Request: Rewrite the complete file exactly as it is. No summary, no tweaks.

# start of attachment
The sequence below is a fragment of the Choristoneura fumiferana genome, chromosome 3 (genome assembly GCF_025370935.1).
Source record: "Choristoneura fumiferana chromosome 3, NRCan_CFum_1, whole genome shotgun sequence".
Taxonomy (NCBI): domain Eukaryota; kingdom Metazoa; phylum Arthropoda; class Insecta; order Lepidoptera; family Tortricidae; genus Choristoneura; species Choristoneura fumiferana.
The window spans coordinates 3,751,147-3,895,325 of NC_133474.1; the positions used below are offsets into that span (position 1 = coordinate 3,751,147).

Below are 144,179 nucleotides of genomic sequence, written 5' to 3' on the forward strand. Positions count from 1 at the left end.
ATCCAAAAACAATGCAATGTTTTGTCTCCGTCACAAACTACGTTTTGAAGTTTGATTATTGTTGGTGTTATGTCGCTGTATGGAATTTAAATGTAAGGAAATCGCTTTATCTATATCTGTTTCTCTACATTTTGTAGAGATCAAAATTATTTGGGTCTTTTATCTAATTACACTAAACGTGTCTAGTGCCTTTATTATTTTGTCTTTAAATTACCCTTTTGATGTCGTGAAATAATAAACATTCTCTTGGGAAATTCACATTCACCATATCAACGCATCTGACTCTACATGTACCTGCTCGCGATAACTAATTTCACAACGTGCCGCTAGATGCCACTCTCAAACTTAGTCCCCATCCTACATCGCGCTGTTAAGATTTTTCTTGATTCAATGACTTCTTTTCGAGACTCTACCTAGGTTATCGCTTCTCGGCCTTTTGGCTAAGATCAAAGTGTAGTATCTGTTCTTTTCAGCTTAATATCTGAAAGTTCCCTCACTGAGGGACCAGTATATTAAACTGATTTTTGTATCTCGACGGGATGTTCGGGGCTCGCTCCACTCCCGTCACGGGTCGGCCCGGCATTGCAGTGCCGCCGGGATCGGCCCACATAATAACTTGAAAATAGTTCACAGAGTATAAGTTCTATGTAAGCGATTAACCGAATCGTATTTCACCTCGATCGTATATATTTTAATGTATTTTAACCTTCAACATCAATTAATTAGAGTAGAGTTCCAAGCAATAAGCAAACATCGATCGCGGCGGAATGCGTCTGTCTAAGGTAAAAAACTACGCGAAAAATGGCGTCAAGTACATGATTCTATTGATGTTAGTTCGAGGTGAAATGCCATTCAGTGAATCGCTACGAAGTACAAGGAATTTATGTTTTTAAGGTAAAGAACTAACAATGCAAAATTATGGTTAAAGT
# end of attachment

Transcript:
The sequence below is a fragment of the Choristoneura fumiferana genome, chromosome 3 (genome assembly GCF_025370935.1).
Source record: "Choristoneura fumiferana chromosome 3, NRCan_CFum_1, whole genome shotgun sequence".
Taxonomy (NCBI): domain Eukaryota; kingdom Metazoa; phylum Arthropoda; class Insecta; order Lepidoptera; family Tortricidae; genus Choristoneura; species Choristoneura fumiferana.
The window spans coordinates 3,751,147-3,895,325 of NC_133474.1; the positions used below are offsets into that span (position 1 = coordinate 3,751,147).

Below are 144,179 nucleotides of genomic sequence, written 5' to 3' on the forward strand. Positions count from 1 at the left end.
ATCCAAAAACAATGCAATGTTTTGTCTCCGTCACAAACTACGTTTTGAAGTTTGATTATTGTTGGTGTTATGTCGCTGTATGGAATTTAAATGTAAGGAAATCGCTTTATCTATATCTGTTTCTCTACATTTTGTAGAGATCAAAATTATTTGGGTCTTTTATCTAATTACACTAAACGTGTCTAGTGCCTTTATTATTTTGTCTTTAAATTACCCTTTTGATGTCGTGAAATAATAAACATTCTCTTGGGAAATTCACATTCACCATATCAACGCATCTGACTCTACATGTACCTGCTCGCGATAACTAATTTCACAACGTGCCGCTAGATGCCACTCTCAAACTTAGTCCCCATCCTACATCGCGCTGTTAAGATTTTTCTTGATTCAATGACTTCTTTTCGAGACTCTACCTAGGTTATCGCTTCTCGGCCTTTTGGCTAAGATCAAAGTGTAGTATCTGTTCTTTTCAGCTTAATATCTGAAAGTTCCCTCACTGAGGGACCAGTATATTAAACTGATTTTTGTATCTCGACGGGATGTTCGGGGCTCGCTCCACTCCCGTCACGGGTCGGCCCGGCATTGCAGTGCCGCCGGGATCGGCCCACATAATAACTTGAAAATAGTTCACAGAGTATAAGTTCTATGTAAGCGATTAACCGAATCGTATTTCACCTCGATCGTATATATTTTAATGTATTTTAACCTTCAACATCAATTAATTAGAGTAGAGTTCCAAGCAATAAGCAAACATCGATCGCGGCGGAATGCGTCTGTCTAAGGTAAAAAACTACGCGAAAAATGGCGTCAAGTACATGATTCTATTGATGTTAGTTCGAGGTGAAATGCCATTCAGTGAATCGCTACGAAGTACAAGGAATTTATGTTTTTAAGGTAAAGAACTAACAATGCAAAATTATGGTTAAAGT